- Associated Press - Friday, May 2, 2014

TALLAHASSEE, Fla. (AP) - Professional sports organizations looking to build new stadiums or upgrade current facilities could get sales tax rebates under a bill passed Friday by the Florida Legislature.

The fund could help pay for some proposed projects, from a professional soccer stadium in Miami to the renovation of Daytona International Speedway. The Miami Marlins opened a new stadium in 2012. The Tampa Bay Rays have been discussing the idea of building a new stadium to replace the downtown St. Petersburg dome they play in now.

The bill (HB 7095) would establish a pool of $13 million in taxpayer-supported subsidies that could be spent each year, with no team or project receiving more than $3 million a year. The projects must be cost a minimum of $100 million to qualify for the rebate.

The legislation passed the House 89-27 after being amended by the Senate, where it passed 35-3. It now awaits the signature of Gov. Rick Scott.

Scott supported similar legislation that was killed last year and backed it again this session.

“This economic development bill creates a process that measures return on investment to help protect Florida’s taxpayers,” spokesman John Tupps said. “Governor Scott looks forward to signing this legislation.”

“This is a sports facility incentive program,” Rep. Joe Gibbons, D-Pembroke Park, said. “The emphasis should be on incentive program. There are no monies guaranteed to anybody. There’s a process you have to participate in.”

He said the state will get a return on its investment in the form of better stadiums, more revenue and a chance to get major sporting events.

Projects totaling between $100-200 million are eligible for $2 million annually. Those surpassing $200 million are eligible for $3 million.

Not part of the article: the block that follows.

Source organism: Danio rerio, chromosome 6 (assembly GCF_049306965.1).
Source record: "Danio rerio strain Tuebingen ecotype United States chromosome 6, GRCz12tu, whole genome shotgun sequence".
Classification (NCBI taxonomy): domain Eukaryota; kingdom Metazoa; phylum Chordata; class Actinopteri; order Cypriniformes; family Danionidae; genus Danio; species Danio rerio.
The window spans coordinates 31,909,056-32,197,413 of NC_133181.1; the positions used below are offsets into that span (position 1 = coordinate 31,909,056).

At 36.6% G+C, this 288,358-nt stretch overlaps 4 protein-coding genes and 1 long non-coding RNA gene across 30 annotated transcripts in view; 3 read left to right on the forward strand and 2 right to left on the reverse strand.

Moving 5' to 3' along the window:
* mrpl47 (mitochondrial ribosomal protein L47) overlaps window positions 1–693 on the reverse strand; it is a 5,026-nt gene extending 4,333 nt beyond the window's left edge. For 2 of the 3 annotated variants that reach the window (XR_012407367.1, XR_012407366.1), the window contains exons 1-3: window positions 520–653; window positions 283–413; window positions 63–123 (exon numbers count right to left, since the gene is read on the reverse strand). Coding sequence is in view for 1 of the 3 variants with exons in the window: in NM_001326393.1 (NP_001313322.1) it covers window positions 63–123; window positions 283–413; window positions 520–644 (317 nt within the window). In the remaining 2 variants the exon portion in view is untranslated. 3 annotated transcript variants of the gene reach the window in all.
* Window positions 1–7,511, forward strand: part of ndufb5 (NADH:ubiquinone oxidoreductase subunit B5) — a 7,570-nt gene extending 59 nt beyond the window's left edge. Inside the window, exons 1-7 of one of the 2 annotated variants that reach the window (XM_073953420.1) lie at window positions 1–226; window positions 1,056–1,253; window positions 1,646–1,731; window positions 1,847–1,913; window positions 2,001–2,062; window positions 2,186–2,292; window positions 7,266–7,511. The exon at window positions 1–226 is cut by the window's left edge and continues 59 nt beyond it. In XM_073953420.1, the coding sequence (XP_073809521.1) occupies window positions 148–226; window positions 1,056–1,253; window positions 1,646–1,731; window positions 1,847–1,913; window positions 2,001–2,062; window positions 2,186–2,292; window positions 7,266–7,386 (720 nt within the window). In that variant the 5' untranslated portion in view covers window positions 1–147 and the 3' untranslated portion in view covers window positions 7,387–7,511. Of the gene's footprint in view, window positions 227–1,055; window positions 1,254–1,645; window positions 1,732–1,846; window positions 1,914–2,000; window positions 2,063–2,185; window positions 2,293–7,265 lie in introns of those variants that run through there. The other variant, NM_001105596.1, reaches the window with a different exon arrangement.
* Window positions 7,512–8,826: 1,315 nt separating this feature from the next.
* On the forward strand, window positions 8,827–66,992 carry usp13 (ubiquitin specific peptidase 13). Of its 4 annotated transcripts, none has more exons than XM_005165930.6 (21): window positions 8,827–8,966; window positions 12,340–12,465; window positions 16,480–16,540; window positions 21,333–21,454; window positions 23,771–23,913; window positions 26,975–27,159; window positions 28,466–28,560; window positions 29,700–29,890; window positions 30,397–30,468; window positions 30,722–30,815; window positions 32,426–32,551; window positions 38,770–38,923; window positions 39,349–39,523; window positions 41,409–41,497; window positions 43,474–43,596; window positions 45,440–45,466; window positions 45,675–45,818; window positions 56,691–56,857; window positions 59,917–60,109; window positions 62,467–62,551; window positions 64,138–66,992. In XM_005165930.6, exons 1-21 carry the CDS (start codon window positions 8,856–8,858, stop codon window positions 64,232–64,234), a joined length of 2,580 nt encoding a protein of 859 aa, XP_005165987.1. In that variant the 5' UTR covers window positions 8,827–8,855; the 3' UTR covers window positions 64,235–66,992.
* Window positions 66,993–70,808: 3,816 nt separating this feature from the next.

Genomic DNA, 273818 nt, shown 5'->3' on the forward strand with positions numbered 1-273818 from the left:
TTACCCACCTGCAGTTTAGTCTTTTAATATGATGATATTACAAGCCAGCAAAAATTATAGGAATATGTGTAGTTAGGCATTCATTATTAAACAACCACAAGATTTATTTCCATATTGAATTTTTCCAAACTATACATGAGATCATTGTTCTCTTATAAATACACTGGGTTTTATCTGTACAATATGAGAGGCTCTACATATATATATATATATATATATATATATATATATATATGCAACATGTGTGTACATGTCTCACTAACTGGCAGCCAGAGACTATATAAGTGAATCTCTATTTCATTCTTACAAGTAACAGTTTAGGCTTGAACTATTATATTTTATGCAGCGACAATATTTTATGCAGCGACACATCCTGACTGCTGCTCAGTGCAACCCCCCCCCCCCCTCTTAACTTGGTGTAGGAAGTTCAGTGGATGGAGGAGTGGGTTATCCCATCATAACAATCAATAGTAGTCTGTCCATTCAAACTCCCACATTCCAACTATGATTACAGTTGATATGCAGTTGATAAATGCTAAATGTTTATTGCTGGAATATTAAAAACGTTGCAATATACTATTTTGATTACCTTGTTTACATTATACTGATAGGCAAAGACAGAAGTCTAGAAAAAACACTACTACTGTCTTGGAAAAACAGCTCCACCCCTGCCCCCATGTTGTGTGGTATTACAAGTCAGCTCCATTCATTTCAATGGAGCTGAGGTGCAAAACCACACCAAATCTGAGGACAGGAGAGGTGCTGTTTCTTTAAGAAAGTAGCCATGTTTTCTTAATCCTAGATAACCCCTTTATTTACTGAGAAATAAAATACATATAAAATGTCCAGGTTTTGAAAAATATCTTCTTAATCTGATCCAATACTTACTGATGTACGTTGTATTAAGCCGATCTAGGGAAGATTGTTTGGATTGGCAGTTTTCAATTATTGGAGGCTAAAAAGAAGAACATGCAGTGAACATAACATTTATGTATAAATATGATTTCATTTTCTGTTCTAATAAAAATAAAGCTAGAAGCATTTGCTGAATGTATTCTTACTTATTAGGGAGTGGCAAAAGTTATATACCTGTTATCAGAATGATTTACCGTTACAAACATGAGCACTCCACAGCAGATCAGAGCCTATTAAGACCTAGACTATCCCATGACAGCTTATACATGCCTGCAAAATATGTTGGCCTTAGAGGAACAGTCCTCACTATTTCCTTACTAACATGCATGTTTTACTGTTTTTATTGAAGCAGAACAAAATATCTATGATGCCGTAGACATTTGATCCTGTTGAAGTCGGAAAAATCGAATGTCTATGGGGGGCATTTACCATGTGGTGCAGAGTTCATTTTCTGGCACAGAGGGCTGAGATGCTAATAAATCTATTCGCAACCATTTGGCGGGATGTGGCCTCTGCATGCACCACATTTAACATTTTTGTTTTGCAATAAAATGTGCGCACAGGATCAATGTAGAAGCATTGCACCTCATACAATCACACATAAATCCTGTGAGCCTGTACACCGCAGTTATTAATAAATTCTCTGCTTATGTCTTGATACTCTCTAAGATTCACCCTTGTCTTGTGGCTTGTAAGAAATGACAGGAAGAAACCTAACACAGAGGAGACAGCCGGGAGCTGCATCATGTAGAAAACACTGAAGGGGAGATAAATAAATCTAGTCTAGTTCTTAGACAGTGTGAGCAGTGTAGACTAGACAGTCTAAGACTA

With a $13 million pool, those looking to take advantage of the rebate would be pitted against other projects looking for relief in a competition process.

Opponents called the bill a handout for wealthy owners and questioned how much additional commerce sporting events bring to an area. Rep. Michael Bileca, R-Miami, said the community economic development from sports franchises is comparable to a K-Mart.

“We’re committing in perpetuity hundreds of millions of dollars to subsidize the economic development of a K-Mart,” Bileca said. “This is not a process bill. This is a funding bill. … Make no mistake, this is not subsidies. This is corporate welfare for billionaires.”

The bill also sets aside $7 million this year to be used before the 2015 legislative session begins. Those applying for that money, mostly likely Major League Soccer expansion franchises and Daytona Speedway, would have to be approved by a budget commission comprised of legislators.

“We appreciate the work done by our government officials and their recognition of the enormous popularity of soccer,” David Beckham said in a statement. The former soccer star is attempting to bring a team in the state. “Today is not only good for Orlando and Miami, it’s great for all of Florida.”

The legislation also states that Major League Baseball would have to change its policy on Cuban players if the Marlins and Rays want a share of the state money set aside for professional sports stadiums. Los Angeles Dodgers’ outfielder Yasiel Puig’s dangerous escape from Cuba to Mexico was the inspiration for the conditions. Cuban players are subject to the amateur draft if they come directly to the U.S., potentially costing them tens of millions of dollars. That’s why Cuban players seek to establish residency in a third country first, often at great risk.

“This MLB policy benefits human traffickers more than it does baseball,” Rep. Jose Felix Diaz, R-Miami, said in a statement. “Because they have limited avenues of escape, it’s Cuban ballplayers seeking the American Dream who are being thrown into the arms of human smugglers and drug traffickers. That has to change.”



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